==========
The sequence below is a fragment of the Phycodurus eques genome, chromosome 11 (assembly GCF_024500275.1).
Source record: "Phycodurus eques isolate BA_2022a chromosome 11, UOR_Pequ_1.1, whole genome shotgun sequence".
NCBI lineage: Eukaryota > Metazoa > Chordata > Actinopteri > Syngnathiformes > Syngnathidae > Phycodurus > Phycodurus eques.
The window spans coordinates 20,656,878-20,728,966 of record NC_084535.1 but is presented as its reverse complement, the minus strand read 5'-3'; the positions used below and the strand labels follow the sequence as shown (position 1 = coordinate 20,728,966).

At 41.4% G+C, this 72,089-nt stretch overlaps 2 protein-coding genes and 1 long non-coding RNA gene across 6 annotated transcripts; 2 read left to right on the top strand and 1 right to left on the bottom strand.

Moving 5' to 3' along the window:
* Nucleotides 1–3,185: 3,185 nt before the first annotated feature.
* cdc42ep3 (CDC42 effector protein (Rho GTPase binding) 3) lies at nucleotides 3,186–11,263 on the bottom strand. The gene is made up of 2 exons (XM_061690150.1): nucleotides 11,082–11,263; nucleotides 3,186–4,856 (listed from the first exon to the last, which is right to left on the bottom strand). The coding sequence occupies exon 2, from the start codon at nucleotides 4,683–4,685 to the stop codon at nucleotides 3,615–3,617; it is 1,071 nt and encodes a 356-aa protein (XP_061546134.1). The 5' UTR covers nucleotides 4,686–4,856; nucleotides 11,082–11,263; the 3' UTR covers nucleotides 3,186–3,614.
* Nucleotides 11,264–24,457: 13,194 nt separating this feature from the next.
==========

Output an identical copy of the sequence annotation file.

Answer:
The sequence below is a fragment of the Phycodurus eques genome, chromosome 11 (assembly GCF_024500275.1).
Source record: "Phycodurus eques isolate BA_2022a chromosome 11, UOR_Pequ_1.1, whole genome shotgun sequence".
NCBI lineage: Eukaryota > Metazoa > Chordata > Actinopteri > Syngnathiformes > Syngnathidae > Phycodurus > Phycodurus eques.
The window spans coordinates 20,656,878-20,728,966 of record NC_084535.1 but is presented as its reverse complement, the minus strand read 5'-3'; the positions used below and the strand labels follow the sequence as shown (position 1 = coordinate 20,728,966).

At 41.4% G+C, this 72,089-nt stretch overlaps 2 protein-coding genes and 1 long non-coding RNA gene across 6 annotated transcripts; 2 read left to right on the top strand and 1 right to left on the bottom strand.

Moving 5' to 3' along the window:
* Nucleotides 1–3,185: 3,185 nt before the first annotated feature.
* cdc42ep3 (CDC42 effector protein (Rho GTPase binding) 3) lies at nucleotides 3,186–11,263 on the bottom strand. The gene is made up of 2 exons (XM_061690150.1): nucleotides 11,082–11,263; nucleotides 3,186–4,856 (listed from the first exon to the last, which is right to left on the bottom strand). The coding sequence occupies exon 2, from the start codon at nucleotides 4,683–4,685 to the stop codon at nucleotides 3,615–3,617; it is 1,071 nt and encodes a 356-aa protein (XP_061546134.1). The 5' UTR covers nucleotides 4,686–4,856; nucleotides 11,082–11,263; the 3' UTR covers nucleotides 3,186–3,614.
* Nucleotides 11,264–24,457: 13,194 nt separating this feature from the next.